Slow AT&T service will block thousands of Cleveland, Detroit households from promised Access discounts

In a new post at the National Digital Inclusion Alliance blog, Angela Siefer describes her unsuccessful effort to persuade AT&T to remedy a major shortcoming of its “Access From AT&T” low-income discount program. The problem: $5-to-$10-a-month Access accounts are only available to SNAP recipients whose homes can get AT&T Internet connections at speeds of 3 mbps or more. This speed threshold, which AT&T has now refused to lower, will exclude tens of thousands of otherwise eligible households in AT&T-served areas, from inner-city Cleveland and Detroit to rural Mississippi, where new Internet service is limited to 1.5 mbps (download) or less.

Yes, you read that right. It turns out there are places in the heart of Cleveland and Detroit where the fastest new Internet service AT&T will offer at any price is 1.5 mbps or even 768 kbps.  And not just a few places. Data collected by the FCC via its Form 477 reporting process, and made available at the Census block level for the first time early this year, indicates that 1.5 mbps or 768 kbps is the maximum reported speed for AT&T’s current version of home DSL service (VDSL) in about one-fifth of all Cleveland and Detroit Census blocks.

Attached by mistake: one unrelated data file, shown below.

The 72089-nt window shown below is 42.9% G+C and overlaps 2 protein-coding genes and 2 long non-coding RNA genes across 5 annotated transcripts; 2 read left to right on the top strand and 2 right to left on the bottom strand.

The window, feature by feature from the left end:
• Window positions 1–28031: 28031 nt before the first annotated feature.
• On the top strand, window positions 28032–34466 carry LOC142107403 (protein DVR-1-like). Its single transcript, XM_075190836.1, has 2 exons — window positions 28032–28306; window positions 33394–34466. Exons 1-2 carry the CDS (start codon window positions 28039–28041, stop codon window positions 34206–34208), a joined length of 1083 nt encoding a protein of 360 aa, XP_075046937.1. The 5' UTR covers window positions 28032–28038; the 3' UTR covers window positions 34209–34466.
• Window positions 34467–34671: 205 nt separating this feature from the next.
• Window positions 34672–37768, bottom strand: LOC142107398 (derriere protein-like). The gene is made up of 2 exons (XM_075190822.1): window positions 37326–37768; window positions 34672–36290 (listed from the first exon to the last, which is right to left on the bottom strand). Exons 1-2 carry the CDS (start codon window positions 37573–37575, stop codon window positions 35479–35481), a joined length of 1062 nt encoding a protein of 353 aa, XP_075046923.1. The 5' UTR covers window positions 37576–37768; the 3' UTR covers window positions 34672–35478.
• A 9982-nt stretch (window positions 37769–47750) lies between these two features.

Here’s that information in map form. (Hint: Click the little double arrow on the left side of each map to open it in full screen mode.)

Connect Your Community first took a hard look at this FCC data a few months ago, when we were trying to understand why some of the first eligible SNAP participants whom our partners helped to apply for Access were being told they couldn’t qualify, due to the service available at their addresses.  We’ve been surprised (to put it mildly) to learn that AT&T’s available Internet service is so slow, in such large parts of our lower income neighborhoods, that the Access program’s discount rate opportunity will be denied to thousands of our neighbors who need it the most.  We’re even more surprised that AT&T has declined to take the easy step of lowering its Access speed threshold to help remedy this injustice.

Stay tuned.  More to come.

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